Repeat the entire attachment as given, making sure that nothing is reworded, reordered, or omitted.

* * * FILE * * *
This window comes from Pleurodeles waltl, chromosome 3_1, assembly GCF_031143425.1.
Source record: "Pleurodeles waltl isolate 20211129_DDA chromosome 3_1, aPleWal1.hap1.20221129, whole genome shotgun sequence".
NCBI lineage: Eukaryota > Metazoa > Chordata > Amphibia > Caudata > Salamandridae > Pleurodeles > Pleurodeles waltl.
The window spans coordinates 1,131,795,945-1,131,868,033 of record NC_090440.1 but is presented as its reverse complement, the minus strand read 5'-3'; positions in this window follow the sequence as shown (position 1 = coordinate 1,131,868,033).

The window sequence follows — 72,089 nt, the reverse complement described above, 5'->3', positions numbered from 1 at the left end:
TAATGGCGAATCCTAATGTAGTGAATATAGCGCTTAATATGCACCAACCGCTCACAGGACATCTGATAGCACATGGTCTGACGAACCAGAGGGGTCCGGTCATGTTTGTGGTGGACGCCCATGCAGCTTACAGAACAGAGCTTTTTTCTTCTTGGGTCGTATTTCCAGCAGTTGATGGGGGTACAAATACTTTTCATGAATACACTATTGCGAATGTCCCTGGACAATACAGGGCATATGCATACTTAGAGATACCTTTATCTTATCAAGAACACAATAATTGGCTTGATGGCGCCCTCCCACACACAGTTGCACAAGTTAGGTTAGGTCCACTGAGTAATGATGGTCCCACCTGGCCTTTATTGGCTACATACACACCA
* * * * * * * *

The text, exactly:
This window comes from Pleurodeles waltl, chromosome 3_1, assembly GCF_031143425.1.
Source record: "Pleurodeles waltl isolate 20211129_DDA chromosome 3_1, aPleWal1.hap1.20221129, whole genome shotgun sequence".
NCBI lineage: Eukaryota > Metazoa > Chordata > Amphibia > Caudata > Salamandridae > Pleurodeles > Pleurodeles waltl.
The window spans coordinates 1,131,795,945-1,131,868,033 of record NC_090440.1 but is presented as its reverse complement, the minus strand read 5'-3'; positions in this window follow the sequence as shown (position 1 = coordinate 1,131,868,033).

The window sequence follows — 72,089 nt, the reverse complement described above, 5'->3', positions numbered from 1 at the left end:
TAATGGCGAATCCTAATGTAGTGAATATAGCGCTTAATATGCACCAACCGCTCACAGGACATCTGATAGCACATGGTCTGACGAACCAGAGGGGTCCGGTCATGTTTGTGGTGGACGCCCATGCAGCTTACAGAACAGAGCTTTTTTCTTCTTGGGTCGTATTTCCAGCAGTTGATGGGGGTACAAATACTTTTCATGAATACACTATTGCGAATGTCCCTGGACAATACAGGGCATATGCATACTTAGAGATACCTTTATCTTATCAAGAACACAATAATTGGCTTGATGGCGCCCTCCCACACACAGTTGCACAAGTTAGGTTAGGTCCACTGAGTAATGATGGTCCCACCTGGCCTTTATTGGCTACATACACACCA